A one-of-its-kind theme park known as Mini-Europe that houses a collection of miniature European landmarks is forced to close shop on December 31 due to the COVID-19 crisis. As per reports, the owner and director of the pro-EU theme park, Thierry Meeùs had declared earlier this month that he had been unsuccessful in reaching an agreement with the landlords Brussels Expo despite the promise of ‘major investment’. 

As per The Guardian report, Meeùs said in a statement last week that the crisis prevailing due to the COVID-19 pandemic had ‘spared no one’. It even left him without any other option but to shut down the 31-year-old tourist attraction, one of the most famous spots in Brussels.

Some Belgium media outlets have reported that the park could probably move outside Brussels with Louvain-La-Neuve and Waterloo being touted as potential future locations. However, the owner of Mini-Europe has not yet commented on the same. 

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Mini-Europe exhibits more than 350 monuments

Well-known for its impeccable finish, the Mini-Europe exhibits over 350 monuments selected for their architectural quality and their European symbol. From the cathedral of Santiago that took more than 24,000 hours of labour to the placement of all 6,000 figures by hand for the building of Seville, the park showcases “all Europe animated in miniature” reconstructed down to the smallest detail.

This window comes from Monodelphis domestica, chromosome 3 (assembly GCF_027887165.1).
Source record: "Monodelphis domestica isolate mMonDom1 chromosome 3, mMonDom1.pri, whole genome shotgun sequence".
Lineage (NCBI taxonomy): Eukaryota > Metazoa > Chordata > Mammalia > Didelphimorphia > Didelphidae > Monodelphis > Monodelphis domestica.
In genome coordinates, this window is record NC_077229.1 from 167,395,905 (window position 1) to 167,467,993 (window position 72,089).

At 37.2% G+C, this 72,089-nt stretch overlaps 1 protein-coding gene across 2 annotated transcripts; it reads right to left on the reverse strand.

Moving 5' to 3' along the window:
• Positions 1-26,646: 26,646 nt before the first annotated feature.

Apart from the tiny tourist attractions, towards the end of the visit to the park, there is a ‘spirit of Europe’ which is a large covered space having activities, games, as well as quizzes that allow the theme park goers to analyse their knowledge of now the 27-nation-bloc. Showcasing the diverse history of the union, the park has said on its official website that it wants to help the people relive “surprising common history with its values and legacies”. However, the permanent closure of Mini-Europe after opening its doors for the first time in 1989 comes a ‘blow’ for Brussels, that likes to style itself as the capital of Europe. 

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Image: @MiniEuropeOfficial/Facebook